Medical Detox: In this clinically supervised detox process at the rehab center, we ensure the patient’s safety and make the withdrawal phase as comfortable as possible by minimizing withdrawal symptoms and using medication-assisted treatment services to guarantee a complete detoxification process. 

Intensive Outpatient Programs: When patients are looking to seek addiction treatment while maintaining daily obligations like work, school, or caregiving, IOPs are a more flexible option that still gives people access to the help they need. 

Group Therapy: Recovering addicts need to build a healthy support system that encourages their recovery and sobriety. Group therapy gives them a safe space to foster these relationships and continue working through their recovery after leaving inpatient treatment programs. 

Long-term Recovery Programs: With long-term recovery assistance, patients can have the ongoing support they need to maintain long-lasting sobriety. Recovery programs are crucial to relapse prevention. 

Get Help Now

If you or someone you know is struggling with substance use disorders, reach an addiction treatment facility today. Our substance abuse programs at Lighthouse Recovery Institute offer comprehensive, individualized treatment programs that cater to your unique needs. We will walk your addiction recovery journey by your side, every step of the way. And our team will be here to guide you through the early stages of recovery, offering the ongoing support you need to succeed.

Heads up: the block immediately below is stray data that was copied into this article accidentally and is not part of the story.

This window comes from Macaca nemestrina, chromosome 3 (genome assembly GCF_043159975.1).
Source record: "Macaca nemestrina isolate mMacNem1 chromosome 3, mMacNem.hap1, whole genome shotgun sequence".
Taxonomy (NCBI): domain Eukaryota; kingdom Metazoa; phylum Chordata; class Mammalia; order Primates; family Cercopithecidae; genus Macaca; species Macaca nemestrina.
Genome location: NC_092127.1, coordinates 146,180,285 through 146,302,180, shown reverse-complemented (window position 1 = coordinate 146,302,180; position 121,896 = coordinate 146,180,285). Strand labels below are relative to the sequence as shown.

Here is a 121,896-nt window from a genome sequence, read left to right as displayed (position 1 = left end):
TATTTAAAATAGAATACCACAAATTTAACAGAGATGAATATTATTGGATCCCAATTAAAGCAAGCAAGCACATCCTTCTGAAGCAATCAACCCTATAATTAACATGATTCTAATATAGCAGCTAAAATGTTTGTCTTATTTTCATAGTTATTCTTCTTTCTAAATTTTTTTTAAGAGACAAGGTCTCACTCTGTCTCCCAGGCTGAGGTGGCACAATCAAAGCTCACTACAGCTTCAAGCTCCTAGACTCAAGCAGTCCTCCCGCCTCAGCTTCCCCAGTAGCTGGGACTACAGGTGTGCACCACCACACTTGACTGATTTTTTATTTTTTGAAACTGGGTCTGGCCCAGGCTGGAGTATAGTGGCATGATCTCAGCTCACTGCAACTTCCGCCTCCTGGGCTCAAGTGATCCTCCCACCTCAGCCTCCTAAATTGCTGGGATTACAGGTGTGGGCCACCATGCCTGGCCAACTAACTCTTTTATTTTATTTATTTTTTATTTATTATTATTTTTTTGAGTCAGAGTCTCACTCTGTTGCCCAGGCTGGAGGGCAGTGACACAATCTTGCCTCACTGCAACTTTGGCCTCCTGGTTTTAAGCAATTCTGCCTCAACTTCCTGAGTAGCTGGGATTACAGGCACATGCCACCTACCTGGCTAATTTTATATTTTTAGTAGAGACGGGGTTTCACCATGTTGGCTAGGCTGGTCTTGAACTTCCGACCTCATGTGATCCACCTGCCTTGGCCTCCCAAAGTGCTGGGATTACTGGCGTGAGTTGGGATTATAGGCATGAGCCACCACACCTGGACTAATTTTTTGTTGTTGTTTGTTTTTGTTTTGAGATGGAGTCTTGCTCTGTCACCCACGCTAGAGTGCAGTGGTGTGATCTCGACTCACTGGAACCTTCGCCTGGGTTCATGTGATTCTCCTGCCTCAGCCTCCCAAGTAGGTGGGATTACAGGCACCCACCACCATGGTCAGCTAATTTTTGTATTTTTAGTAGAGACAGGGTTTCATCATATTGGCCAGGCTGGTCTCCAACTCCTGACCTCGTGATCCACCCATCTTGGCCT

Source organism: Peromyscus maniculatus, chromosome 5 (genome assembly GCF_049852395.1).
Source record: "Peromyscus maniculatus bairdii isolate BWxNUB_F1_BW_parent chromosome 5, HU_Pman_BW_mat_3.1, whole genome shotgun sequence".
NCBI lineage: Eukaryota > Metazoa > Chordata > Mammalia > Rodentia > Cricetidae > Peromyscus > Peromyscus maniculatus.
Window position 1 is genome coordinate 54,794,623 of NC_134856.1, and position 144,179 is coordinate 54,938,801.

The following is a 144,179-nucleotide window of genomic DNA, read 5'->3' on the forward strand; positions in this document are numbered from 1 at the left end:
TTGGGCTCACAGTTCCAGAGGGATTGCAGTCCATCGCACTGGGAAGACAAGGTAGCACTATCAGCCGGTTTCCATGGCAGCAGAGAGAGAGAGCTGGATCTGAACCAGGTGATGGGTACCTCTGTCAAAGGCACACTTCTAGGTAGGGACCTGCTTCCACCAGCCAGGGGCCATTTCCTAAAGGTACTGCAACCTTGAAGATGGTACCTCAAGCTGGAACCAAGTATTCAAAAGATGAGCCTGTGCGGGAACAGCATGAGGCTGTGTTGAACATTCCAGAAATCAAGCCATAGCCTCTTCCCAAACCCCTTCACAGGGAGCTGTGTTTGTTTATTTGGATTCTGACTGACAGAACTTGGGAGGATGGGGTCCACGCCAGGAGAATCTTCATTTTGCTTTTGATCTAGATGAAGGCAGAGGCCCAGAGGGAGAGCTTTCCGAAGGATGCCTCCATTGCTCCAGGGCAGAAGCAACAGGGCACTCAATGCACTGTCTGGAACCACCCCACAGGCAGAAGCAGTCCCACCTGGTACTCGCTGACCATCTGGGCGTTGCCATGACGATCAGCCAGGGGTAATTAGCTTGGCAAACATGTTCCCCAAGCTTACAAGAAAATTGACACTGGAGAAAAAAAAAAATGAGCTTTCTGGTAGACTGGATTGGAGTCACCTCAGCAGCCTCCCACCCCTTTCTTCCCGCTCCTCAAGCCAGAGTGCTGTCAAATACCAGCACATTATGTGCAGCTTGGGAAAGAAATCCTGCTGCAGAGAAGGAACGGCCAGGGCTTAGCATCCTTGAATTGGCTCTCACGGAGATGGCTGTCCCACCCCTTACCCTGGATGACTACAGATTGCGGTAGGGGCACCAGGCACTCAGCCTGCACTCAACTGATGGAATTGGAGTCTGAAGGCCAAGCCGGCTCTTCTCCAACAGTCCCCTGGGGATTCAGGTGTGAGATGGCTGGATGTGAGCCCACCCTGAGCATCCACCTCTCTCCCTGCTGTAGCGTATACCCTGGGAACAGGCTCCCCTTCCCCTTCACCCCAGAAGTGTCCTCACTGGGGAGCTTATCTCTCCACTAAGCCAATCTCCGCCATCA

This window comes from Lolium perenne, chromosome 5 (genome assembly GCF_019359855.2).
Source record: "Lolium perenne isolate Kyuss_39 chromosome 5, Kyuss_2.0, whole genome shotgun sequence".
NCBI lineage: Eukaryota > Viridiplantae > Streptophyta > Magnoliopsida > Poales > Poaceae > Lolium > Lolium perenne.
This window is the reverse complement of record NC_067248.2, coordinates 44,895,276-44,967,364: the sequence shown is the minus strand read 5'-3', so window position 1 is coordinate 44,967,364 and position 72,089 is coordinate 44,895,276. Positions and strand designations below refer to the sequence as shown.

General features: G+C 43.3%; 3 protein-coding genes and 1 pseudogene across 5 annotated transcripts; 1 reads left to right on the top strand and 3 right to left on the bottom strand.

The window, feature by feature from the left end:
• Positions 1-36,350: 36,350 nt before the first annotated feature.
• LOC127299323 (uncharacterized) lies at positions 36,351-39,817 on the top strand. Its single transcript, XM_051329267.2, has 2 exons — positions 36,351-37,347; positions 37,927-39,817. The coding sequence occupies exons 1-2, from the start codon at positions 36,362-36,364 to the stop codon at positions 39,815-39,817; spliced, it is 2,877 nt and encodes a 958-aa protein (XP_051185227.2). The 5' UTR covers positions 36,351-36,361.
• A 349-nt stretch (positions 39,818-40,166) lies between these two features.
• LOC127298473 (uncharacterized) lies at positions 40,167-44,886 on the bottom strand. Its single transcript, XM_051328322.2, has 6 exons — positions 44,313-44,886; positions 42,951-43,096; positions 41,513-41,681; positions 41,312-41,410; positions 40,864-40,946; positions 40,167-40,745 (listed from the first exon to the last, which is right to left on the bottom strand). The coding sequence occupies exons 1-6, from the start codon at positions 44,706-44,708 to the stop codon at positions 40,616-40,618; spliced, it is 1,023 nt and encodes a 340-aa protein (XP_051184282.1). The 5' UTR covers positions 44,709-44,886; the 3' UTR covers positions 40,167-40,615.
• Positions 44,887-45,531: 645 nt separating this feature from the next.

We offer unique and personalized treatment plans because we believe no two addictions are alike. The journey towards recovery is a long one, but together and with your family and friends’ support, we’ll make it. Whether you or a loved one is thinking about starting addiction treatment, don’t delay it. Start your addiction treatment journey today. 

Lighthouse Editorial Team

Lighthouse Editorial Team

Our editorial team includes content experts that contribute to Lighthouse Recovery Institute’s blog. Editors and medical experts review our blogs for accuracy and relevance. We consistently monitor the latest research from SAMHSA and NIDA to provide you with the most comprehensive addiction-related content.
Medical Disclaimer:

Lighthouse Recovery Institute aims to improve the quality of life for anyone struggling with substance use or mental health disorder. We provide fact-based content about the nature of behavioral health conditions, treatment options, and their outcomes. The material we publish is researched, cited, edited, and reviewed by licensed medical professionals. The information we provide in our posts is not intended to be a substitute for professional medical advice, diagnosis, or treatment. It should never be used in place of the advice of your physician or another qualified healthcare provider.